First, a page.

There have been a number of new device announcements this past month — from Google’s new Pixel phone (the first time they made their own phone on the hardware side as well) to more recently, Apple’s announcements around a new Macbook Pro and innovations in touch (including a Touchbar that replaces function keys and bringing TouchID to Macs); and then Microsoft, which among other things announced a new Surface Studio — an all-in-one touchscreen desktop PC. How do these change the future of work?
Turns out, even seemingly small interface improvements could have significant consequences for user behavior. Just look at touch. More broadly, though, what happens when a software maker becomes a hardware maker? Or when we’re in the middle of an architecture shift, as we are right now with x86 to ARM processors in mobile (and beyond)?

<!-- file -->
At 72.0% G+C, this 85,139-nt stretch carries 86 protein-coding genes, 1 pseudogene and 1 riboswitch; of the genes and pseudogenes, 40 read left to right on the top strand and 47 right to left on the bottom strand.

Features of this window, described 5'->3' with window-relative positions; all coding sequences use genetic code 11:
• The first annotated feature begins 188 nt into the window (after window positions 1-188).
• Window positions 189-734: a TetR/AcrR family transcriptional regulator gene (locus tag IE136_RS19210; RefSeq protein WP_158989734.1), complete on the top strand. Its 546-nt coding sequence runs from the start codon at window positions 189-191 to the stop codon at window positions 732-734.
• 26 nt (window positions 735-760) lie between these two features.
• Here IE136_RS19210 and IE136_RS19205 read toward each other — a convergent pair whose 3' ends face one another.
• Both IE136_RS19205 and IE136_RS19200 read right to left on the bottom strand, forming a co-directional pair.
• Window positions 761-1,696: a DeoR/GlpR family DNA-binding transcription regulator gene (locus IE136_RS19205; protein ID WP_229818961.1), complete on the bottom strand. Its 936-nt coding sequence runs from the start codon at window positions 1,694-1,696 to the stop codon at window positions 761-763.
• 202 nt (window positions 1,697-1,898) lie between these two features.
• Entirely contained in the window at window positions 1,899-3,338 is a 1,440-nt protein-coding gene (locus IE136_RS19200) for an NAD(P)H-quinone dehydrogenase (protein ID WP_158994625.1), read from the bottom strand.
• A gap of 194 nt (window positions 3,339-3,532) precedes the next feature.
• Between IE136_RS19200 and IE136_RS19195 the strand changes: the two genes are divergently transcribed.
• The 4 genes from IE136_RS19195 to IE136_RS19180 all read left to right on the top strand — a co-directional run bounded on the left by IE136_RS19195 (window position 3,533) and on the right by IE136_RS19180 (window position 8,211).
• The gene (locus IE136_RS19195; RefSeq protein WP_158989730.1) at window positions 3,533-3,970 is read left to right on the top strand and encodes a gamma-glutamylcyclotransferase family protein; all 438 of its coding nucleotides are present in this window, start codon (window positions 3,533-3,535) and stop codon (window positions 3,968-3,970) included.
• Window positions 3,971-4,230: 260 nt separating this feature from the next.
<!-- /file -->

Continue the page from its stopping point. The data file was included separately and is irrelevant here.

It’s all about where you’re at on the “S-curve” of innovation (a concept first coined by Gabriel Tarde and expanded on Everett Rogers in his theory of innovation diffusion). And sometimes, the best is the last… But how can we tell where something is on that curve? The right comparisons matter here, and a16z’s Benedict Evans and board partner Steven Sinofsky try to make them in this episode of the podcast!
Steven Sinofsky is a board partner at Andreessen Horowitz.
The a16z Podcast discusses the most important ideas within technology with the people building it. Each episode aims to put listeners ahead of the curve, covering topics like AI, energy, genomics, space, and more.